If the crag is very popular then any nesting birds will probably be more habituated to the presence of climbers. Habituated peregrines may be able to accept climbing in quite close proximity such as on a separate buttress, or around the other side of an arête. 

At crags in more remote areas, where there is little climbing activity, and at eagle nest sites, the minimum tolerance zone will be more extensive.

Buzard by Annie MacDonald

Golden eagle by Annie MacDonald

Merganser by Annie MacDonald

Certain rare or more endangered species - listed on Schedule 1 of the Wildlife & Countryside Act 1981 - have increased levels of protection and penalties. 

Schedule 1 status makes it an offence to disturb these birds while they are building a nest, are near a nest containing young, or dependent young (even when they are away from the nest), either deliberately or recklessly.

Many Schedule 1 species are ground-nesting or tree-nesting birds, but some are found on crags and sea cliffs. The Schedule 1 species that climbers most commonly encounter on crags are the peregrine falcon and the golden eagle. 

Golden eagle chicks

A little more detail...

  • For Schedule 1 birds, it is also an offence to disturb dependent fledged young - young birds which have moved away from the nest but are still dependent to some extent on their parents for food and protection. In the case of the golden eagle and the white-tailed eagle, even interfering with an habitually-used nest site is an offence (Schedule A1). This applies even if the birds are not there. If arrested, police will also take your climbing equipment as evidence at the trial, which of course can often take some time!

  • The law does not define either “near” or "disturbance”. It would be difficult to do this, as each bird species is different, and individual birds can vary considerably in their behaviour and tolerance. Usually what happens is a prosecution would call upon expert witnesses to testify that disturbance occurred.

  • “Recklessly” is not defined, but will probably be assessed objectively, and will involve some disregard by the person who disturbs the bird of the consequences for the bird.

Birds you may encounter when climbing

Schedule 1 – relevant species in Scotland:

  • Chough (cliff nesting – mainly sea cliffs)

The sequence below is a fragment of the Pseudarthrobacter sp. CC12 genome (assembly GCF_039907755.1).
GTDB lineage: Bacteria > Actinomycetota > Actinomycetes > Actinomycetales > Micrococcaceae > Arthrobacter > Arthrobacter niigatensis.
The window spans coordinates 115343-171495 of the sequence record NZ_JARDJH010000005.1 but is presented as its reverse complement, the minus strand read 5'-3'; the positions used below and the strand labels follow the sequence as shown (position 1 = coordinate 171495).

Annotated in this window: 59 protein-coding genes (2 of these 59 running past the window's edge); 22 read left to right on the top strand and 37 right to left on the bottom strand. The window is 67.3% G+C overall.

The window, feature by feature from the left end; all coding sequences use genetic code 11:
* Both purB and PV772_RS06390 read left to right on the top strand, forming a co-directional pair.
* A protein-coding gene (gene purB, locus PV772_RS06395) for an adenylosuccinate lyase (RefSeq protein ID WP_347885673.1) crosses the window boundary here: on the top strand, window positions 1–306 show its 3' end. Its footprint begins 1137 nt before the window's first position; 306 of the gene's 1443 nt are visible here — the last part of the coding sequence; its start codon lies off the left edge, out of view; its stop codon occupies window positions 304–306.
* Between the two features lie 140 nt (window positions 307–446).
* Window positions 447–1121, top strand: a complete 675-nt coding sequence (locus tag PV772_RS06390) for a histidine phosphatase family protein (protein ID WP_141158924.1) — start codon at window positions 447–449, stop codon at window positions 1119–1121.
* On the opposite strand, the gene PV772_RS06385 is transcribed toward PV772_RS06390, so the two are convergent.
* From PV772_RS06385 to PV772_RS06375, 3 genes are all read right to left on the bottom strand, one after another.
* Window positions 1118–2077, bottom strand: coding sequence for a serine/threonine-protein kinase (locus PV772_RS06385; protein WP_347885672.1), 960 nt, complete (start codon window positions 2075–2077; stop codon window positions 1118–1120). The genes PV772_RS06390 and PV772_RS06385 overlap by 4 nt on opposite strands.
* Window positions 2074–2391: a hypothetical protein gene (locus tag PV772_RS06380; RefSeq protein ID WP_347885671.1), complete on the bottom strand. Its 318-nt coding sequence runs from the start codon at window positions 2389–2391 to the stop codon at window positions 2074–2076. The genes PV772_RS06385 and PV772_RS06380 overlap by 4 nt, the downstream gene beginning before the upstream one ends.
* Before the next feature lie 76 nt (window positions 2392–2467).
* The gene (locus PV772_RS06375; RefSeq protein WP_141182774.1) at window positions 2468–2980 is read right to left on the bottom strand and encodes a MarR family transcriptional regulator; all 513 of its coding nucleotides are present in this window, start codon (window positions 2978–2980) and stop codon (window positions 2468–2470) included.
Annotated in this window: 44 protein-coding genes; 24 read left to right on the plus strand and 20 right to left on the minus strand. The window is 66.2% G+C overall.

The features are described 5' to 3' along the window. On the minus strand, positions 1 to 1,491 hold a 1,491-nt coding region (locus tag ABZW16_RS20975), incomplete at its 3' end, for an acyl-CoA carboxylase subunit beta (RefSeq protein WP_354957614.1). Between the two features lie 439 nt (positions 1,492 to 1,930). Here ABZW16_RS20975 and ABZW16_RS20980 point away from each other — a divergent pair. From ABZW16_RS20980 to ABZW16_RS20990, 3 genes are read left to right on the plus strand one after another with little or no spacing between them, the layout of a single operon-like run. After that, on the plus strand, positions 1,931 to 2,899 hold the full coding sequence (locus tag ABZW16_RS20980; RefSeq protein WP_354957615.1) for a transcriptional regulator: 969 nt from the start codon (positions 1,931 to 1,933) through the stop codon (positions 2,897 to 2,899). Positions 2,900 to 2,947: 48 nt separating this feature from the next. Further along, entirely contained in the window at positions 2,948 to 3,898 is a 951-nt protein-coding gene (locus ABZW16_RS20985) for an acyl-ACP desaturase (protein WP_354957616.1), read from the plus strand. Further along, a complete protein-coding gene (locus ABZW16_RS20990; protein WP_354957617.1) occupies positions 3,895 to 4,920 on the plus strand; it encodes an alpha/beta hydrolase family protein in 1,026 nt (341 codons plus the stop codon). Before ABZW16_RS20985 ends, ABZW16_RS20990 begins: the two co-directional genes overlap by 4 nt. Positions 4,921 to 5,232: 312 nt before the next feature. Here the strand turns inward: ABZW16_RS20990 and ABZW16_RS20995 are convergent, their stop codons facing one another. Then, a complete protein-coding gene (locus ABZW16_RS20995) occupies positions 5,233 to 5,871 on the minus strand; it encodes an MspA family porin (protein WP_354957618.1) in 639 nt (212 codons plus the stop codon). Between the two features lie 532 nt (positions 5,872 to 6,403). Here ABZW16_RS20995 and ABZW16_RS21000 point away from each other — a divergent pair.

• Corncrake (ground nesting in Machair grass areas)
  • Divers (all species) (nests at lochan fringes)
  • Dotterel (ground nesting on high hills) 
  • Fieldfare (ground nesting) 
  • Golden Eagle (cliff nesting – mainly mountain)
  • Grebes (nests on and around lochs) 
  • Green Shank (ground nesting in straths) 
  • Harriers (all species) (ground nesting – usually in deep heather)
  • Hobby (ground and tree nesting)
  • Merlin (usually ground nesting)
  • Peregrine (cliff nesting) 
  • Red Kite (tree nesting)
  • White-tailed Eagle (sea and inland cliffs, trees)

Other birds you may meet in the hills:

Remember, they are all protected by law against 'interference' if not 'disturbance': buzzard, kestrel, raven, wren, wagtail, sparrow, jackdaw, swallow, house martin, puffin, guillemot, razorbill, fulmar, kittiwake, cormorant and shag.

Help prevent wildlife crime

Hill walkers and climbers should report any suspected incidents of wildlife crime to Police Scotland as soon as possible on 101 for historical incidents or 999 for ongoing incidents where there is a risk to property or health. Take a note of the time and location of the incident and description of any suspects. Do not approach suspects as you may put yourself at risk.

Most Divisions of Scotland's one Police Force have Wildlife Liaison Officers assigned to deal with wildlife crime. The following link to PAW Scotland contains a lot more information on wildlife crime including a section on bird crime, see http://www.gov.scot/Topics/Environment/Wildlife-Habitats/paw-scotland.